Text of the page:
top of page

TUT Sustainable Together design project gets international recognition

by Gerrit Bester


The Department of Design Studies (Fashion Design programme) at the Tshwane University of Technology (TUT) is mindful of the effect that its actions have on the environment and actively goes the extra mile to make sure that its impact in this regard is minimised. The latest of such environmentally conscious endeavours is a recycling project, called the TUT Sustainable Together design project, that aims to use non-biodegradable (non-decomposing) textile waste to fill potholes.


The project was awarded funding of 6 000 Euros by the Goethe-Institut and the British Council towards promoting a sustainable circular model in South Africa with the Lampstand Teacher Training College, the partner institution in Kenya. The latter is headed by Linder Cheruno.


Together with Cheruno, the project team comprises of a fourth-year Fashion Design student, Christopher Tom, and his lecturers, Soloshna Naidoo, Professor Anne Mason and Karla Tissiman.


Research findings indicate that South Africa produces 90 million tons of textile waste annually, of which only 1% is recycled. Due to the volume of textile waste produced, the sustainable model had to explore how it can be recycled effectively and not end up in fertile landfills.

Unfortunately, the fashion and textile industries play a huge role in waste disposal, with dire consequences to the environment. Fashion Design students produce many garments and there is an abundant amount of textile waste that is discarded into bins.

The proposal by Tom and the team is intent on putting the latter to good use and finding a sustainable and innovative business solution to the pothole challenge in the country.


By the end of last year, the South African National Roads Agency said the country’s roads had an estimated 25 million potholes. Potholes are not a mere inconvenience but can cause damage to vehicles and in severe cases lead to devastating road accidents.

According to Tom, the textile waste will be harvested at the Department of Design Studies (Fashion Design) and sorted into piles of biodegradable and non-biodegradable waste. Following which, the waste will be shredded and wetted before being formed into golf-ball-sized balls known as pot-fillers. The latter will be popped into the potholes and finished off with cement and tar.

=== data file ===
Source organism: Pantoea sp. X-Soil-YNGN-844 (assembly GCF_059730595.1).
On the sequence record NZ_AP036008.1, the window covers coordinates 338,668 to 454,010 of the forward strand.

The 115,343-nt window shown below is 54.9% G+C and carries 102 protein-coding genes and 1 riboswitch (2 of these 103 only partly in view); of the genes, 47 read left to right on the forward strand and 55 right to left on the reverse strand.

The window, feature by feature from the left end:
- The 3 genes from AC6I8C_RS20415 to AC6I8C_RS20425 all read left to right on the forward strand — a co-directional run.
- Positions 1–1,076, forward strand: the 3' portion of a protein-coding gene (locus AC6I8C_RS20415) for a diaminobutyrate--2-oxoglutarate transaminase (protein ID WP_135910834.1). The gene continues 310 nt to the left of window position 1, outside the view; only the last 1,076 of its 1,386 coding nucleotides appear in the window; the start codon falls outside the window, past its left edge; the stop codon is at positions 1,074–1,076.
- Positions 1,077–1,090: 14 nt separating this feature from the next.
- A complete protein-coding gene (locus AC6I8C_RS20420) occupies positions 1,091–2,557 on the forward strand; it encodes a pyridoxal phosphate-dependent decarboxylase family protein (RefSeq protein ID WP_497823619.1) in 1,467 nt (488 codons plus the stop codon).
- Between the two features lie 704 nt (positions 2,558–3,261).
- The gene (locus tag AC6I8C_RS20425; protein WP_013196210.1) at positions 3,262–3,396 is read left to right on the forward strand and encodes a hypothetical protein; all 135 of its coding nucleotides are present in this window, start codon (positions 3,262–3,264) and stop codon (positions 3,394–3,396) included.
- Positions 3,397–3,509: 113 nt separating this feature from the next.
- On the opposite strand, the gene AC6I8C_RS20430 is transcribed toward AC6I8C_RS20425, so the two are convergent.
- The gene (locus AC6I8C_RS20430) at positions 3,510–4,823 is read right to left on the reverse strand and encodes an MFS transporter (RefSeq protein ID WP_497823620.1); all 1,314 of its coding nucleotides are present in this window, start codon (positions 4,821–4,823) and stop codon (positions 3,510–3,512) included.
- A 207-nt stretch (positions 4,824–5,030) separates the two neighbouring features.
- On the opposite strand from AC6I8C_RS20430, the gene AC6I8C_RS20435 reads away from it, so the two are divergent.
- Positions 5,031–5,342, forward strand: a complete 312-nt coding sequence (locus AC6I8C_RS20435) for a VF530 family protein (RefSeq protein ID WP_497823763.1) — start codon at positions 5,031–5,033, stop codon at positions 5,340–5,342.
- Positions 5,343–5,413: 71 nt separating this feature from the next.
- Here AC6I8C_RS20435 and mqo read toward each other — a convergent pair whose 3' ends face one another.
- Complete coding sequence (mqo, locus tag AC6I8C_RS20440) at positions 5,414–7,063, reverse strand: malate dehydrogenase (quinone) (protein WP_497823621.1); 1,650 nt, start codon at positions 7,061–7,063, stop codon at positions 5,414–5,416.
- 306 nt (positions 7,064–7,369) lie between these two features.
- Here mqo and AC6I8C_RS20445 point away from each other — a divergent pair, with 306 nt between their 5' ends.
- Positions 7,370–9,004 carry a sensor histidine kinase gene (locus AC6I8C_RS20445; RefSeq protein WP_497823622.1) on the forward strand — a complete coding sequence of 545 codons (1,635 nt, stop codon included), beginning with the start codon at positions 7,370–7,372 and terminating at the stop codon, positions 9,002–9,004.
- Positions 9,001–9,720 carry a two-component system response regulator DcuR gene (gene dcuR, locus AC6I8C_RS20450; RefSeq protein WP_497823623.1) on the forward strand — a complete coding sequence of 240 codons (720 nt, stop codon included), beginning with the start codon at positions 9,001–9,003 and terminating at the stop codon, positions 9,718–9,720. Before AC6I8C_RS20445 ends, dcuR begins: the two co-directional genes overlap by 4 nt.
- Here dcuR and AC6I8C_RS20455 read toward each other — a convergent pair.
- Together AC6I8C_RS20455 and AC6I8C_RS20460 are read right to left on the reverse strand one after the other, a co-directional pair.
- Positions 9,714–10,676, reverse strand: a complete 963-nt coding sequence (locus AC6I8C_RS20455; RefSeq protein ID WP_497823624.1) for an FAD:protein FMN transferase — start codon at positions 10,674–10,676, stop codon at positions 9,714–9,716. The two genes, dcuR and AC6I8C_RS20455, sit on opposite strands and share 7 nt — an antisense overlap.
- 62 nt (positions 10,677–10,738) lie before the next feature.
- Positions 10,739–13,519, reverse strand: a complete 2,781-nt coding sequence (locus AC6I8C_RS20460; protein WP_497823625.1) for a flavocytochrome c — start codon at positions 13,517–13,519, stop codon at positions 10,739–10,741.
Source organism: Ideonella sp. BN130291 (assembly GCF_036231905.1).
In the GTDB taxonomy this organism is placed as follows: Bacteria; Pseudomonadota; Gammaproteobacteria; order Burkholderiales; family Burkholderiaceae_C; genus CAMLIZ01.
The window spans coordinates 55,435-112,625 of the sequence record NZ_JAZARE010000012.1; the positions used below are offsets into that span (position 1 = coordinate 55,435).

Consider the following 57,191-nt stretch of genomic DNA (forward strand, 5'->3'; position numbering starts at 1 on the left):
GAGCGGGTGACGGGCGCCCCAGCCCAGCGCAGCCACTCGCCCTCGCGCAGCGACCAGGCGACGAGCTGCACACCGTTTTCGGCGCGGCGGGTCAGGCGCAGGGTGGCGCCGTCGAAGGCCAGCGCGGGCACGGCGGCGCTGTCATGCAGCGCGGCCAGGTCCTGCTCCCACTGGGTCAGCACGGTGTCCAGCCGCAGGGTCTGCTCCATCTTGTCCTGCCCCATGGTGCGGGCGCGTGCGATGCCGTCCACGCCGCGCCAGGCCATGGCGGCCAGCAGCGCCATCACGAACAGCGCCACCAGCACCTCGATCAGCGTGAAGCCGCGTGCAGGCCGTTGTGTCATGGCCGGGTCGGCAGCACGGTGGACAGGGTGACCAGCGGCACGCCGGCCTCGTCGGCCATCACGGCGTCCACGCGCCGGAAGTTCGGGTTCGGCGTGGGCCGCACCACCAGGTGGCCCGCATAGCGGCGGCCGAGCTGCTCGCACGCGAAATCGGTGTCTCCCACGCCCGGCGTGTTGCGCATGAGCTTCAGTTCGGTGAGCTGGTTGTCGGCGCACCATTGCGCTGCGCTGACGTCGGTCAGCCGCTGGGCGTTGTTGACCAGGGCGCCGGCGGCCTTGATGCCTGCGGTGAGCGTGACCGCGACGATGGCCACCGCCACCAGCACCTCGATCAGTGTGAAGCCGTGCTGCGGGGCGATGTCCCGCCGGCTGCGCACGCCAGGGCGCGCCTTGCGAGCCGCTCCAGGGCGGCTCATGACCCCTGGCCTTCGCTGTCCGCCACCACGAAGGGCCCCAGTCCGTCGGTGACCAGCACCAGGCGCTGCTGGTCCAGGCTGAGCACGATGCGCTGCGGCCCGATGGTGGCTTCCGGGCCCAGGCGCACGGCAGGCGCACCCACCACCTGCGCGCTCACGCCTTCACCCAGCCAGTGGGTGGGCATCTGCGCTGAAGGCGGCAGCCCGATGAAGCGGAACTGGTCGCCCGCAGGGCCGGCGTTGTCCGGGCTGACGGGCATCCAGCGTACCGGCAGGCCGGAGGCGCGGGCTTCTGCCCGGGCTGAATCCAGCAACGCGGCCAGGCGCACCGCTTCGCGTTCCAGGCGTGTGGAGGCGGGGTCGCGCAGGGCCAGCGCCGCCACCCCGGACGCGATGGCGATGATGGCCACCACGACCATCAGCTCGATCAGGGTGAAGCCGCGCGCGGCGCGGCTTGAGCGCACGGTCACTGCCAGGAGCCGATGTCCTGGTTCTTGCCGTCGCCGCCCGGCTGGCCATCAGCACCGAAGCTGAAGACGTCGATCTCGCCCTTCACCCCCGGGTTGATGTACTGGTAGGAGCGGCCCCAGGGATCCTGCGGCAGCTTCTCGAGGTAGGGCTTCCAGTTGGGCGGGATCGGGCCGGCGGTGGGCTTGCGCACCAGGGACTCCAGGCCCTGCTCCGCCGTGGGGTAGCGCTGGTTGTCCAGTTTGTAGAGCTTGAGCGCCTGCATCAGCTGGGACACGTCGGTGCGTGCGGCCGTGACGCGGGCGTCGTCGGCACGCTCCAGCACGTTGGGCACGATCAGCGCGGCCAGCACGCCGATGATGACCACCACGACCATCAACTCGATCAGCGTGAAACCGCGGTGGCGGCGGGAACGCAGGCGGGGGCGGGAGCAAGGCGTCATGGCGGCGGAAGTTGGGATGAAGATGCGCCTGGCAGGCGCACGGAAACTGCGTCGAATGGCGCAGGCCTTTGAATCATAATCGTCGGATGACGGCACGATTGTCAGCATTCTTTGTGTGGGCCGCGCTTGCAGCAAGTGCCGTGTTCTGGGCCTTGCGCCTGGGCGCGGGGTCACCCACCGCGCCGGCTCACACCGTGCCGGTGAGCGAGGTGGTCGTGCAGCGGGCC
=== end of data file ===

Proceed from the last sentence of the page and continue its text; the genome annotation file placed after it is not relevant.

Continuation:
Naidoo indicated that the project is also community-based and part of a nation-building objective as the pot-fillers were developed by women participants from the Tshwane Leadership Foundation in Pretoria that were affected by unemployment and Gender-based Violence (GBV). Participants received a stipend amount and meal packs over the time they spent making the pot-fillers.


In March, Tom and the team piloted the project where potholes were filled in Ga-Rankuwa, north of Pretoria, under the supervision of the local municipality. The efficacy of using the pot-fillers is closely being monitored.


The project was also successfully carried out in Kenya and project managed by Prof Mason.

The TUT Sustainable Together design projectwill be showcased at Levi’s, the Haus of Strauss Africa, Parktown North, Johannesburg, on 13 May 2023 from 13:00 to 19:00. The TUT team will be showcasing a documentary of the work done in South Africa and Kenya at the event.


Community engagement! Women participants at the Tshwane Leadership Foundation, Burgers Park, Pretoria, developing pot-fillers as part of the TUT Sustainable Together design project.





Women participants of the TUT Sustainable Together design project in Kenya.




The TUT Sustainable Together design projectwill be showcased at Levi’s, the Haus of Strauss Africa, Parktown North, Johannesburg, on 13 May 2023.












Comments


bottom of page